VOD film review: The Dead Center
Neil Alcock | On 31, Oct 2019
Director: Billy Senese
Cast: Shane Carruth, Poorna Jagannathan, Jeremy Childs
It’s probably fair to say the majority of people seeking out Billy Senese’s The Dead Center will do so not for its director, but for its lead actor. Only not for his acting, but for his directing. Confused? That’s just how he likes it. Shane Carruth is the poster boy for knotty, cerebral sci-fi fans, who’ve fallen in love with him despite his almost comically low work rate. Since 2004, he’s made just two films: low-budget time-travel head-scratcher Primer, and – nine years later – slightly less low-budget mind-control head-scratcher Upstream Color. Carruth wrote, directed and took lead roles in both films, but since 2013, he’s only made one big-screen appearance: a cameo in Daniel Radcliffe’s farting corpse film Swiss Army Man.
So in the depressingly prolonged absence of a new film directed by their hero, Carruthophiles will have to make do with The Dead Center, which at the very least proves he hasn’t disappeared off the face of the earth. A low-budget mystery-horror-thriller, it stars Carruth as Daniel Forrester, a psychiatrist who takes on an unusual case: a man (Childs) whose unusual behaviour (amnesia, aggression, apparent possession by a supernatural entity) stems from the fact that until recently he was zipped up in a body bag, having killed himself. While Forrester – unaware of his new client’s recent reanimation – attempts to untangle this John Doe’s disturbing mental condition, a separate plot thread sees Medical Examiner Edward Graham (Feehely) take the detective role when he learns of the fresh corpse that unexpectedly wandered off.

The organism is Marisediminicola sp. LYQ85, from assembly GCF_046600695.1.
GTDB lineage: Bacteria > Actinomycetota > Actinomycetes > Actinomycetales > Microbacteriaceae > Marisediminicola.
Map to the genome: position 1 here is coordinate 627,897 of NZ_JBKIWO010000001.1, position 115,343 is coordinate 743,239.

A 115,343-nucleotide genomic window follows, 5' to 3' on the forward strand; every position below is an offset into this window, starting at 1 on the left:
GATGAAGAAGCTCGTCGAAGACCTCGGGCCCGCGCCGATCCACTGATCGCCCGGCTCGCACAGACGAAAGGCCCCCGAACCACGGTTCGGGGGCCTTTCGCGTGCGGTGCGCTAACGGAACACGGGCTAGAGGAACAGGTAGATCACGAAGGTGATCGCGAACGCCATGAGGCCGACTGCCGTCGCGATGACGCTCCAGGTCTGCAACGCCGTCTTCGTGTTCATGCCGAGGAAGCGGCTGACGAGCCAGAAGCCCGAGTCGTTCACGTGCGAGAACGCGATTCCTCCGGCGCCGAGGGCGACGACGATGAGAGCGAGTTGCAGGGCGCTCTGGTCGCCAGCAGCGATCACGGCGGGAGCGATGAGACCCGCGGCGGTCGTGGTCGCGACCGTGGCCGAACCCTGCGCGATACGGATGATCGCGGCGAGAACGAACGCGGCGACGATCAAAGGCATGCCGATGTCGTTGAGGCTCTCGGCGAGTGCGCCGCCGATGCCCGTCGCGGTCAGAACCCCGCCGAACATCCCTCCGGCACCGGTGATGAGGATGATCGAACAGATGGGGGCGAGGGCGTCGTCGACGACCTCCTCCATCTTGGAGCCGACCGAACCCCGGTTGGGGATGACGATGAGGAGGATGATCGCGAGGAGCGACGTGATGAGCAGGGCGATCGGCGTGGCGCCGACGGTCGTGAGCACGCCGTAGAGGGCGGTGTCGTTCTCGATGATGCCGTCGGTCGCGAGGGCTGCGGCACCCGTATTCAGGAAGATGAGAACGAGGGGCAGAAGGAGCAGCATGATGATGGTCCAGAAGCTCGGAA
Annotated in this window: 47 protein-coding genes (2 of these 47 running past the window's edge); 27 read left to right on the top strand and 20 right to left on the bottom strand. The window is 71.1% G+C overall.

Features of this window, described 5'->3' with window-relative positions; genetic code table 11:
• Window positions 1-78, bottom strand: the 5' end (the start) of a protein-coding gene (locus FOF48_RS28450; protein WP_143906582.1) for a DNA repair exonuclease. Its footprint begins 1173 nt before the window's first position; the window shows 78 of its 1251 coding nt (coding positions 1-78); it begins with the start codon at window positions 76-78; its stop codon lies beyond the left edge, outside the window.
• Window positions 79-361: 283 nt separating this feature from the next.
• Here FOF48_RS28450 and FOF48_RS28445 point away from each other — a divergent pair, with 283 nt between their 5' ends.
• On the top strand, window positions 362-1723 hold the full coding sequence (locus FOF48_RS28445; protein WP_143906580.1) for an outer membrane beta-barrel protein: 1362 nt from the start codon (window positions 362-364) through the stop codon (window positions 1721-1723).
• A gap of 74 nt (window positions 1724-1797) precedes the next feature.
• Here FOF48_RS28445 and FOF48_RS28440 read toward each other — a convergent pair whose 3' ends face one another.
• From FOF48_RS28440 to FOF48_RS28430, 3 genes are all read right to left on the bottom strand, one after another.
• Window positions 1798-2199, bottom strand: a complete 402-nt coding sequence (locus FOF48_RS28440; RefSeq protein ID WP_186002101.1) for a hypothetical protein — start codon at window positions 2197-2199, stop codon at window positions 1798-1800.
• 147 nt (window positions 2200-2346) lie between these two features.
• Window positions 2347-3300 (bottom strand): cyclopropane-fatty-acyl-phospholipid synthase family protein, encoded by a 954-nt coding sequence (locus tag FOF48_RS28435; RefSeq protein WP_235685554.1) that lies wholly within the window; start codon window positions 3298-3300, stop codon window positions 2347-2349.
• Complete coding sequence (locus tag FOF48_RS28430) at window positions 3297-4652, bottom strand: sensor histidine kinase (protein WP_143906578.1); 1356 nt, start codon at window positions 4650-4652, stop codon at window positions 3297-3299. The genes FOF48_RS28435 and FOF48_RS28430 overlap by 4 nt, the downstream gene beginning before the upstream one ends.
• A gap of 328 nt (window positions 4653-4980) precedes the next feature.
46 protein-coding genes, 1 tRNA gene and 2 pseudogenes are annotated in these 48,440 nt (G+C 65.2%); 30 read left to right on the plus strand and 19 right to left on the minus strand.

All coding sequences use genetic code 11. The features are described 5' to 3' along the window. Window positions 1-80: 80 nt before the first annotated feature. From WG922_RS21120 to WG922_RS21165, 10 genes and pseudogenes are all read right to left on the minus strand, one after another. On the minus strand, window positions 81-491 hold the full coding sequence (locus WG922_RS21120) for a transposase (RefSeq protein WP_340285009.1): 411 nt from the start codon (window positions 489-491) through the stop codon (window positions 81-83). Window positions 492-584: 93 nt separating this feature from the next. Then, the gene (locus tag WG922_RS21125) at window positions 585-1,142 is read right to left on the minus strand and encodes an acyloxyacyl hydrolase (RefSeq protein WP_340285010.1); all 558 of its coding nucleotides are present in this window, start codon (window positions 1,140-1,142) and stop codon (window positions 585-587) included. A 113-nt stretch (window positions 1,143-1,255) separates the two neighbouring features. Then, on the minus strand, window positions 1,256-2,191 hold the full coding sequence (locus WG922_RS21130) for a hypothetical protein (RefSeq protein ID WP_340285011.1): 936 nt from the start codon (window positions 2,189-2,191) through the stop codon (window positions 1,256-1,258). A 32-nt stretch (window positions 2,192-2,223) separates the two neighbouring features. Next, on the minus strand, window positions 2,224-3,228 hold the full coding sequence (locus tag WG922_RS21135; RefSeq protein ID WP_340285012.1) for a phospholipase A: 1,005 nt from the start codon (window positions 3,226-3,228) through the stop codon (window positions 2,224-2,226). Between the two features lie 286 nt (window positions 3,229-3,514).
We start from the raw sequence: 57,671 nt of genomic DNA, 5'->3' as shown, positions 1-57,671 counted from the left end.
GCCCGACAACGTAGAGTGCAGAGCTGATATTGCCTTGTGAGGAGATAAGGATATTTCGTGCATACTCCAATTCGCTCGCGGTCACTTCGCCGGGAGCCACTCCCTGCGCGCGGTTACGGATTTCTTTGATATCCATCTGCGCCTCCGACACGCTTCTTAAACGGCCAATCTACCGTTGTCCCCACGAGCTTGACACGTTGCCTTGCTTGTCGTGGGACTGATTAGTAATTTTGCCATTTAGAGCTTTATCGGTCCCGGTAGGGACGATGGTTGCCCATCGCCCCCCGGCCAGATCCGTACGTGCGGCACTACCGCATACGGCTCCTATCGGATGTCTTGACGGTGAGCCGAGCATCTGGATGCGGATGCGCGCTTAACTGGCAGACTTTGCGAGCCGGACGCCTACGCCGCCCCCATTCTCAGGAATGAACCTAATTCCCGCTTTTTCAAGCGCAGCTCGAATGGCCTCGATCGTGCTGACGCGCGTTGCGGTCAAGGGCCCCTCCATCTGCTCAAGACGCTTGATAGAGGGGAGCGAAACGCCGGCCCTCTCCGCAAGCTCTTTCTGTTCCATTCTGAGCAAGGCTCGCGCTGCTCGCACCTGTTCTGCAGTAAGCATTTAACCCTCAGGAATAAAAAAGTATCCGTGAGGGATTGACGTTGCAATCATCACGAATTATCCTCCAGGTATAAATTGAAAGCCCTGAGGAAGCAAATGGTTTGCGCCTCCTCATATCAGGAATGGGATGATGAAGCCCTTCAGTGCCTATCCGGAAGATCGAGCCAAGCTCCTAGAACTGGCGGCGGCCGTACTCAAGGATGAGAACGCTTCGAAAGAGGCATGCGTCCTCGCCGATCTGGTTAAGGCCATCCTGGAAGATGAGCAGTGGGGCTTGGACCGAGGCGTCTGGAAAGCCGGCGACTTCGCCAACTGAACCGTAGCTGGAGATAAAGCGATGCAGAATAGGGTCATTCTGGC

Things only get more sinister when John Doe embarks on a killing spree that leaves his victims partially desiccated and open-mouthed, as if they’ve had their very life force sucked out through their chops. Answers to the mystery come slowly and not entirely satisfyingly: the two men investigating the case do so entirely independently of each other, as if they’re in two different movies. That frustration is symptomatic of a film that, while classily shot and acted and perfectly capable of thickening the air with its weighty sense of foreboding, doesn’t quite have the strength of ideas to make it worth recommending to anyone outside of the Carruth massive.
Forrester is an interesting character: a burned-out doc on a psych ward who’s no fan of his hospital’s policies regarding who should receive treatment. He harbours a dark past, and the script hints at a more-than-just-professional relationship with his boss (Jagannathan). But these threads go untugged by Senese, who seems determined to further frustrate his audience by revealing vital information to them but withholding it from his main characters. If there’s anything he should have learned from his leading man, it’s that budget is no obstacle to great ideas; unfortunately The Dead Center is low on both, and makes you wish Carruth had channelled his energies into a new project of his own instead.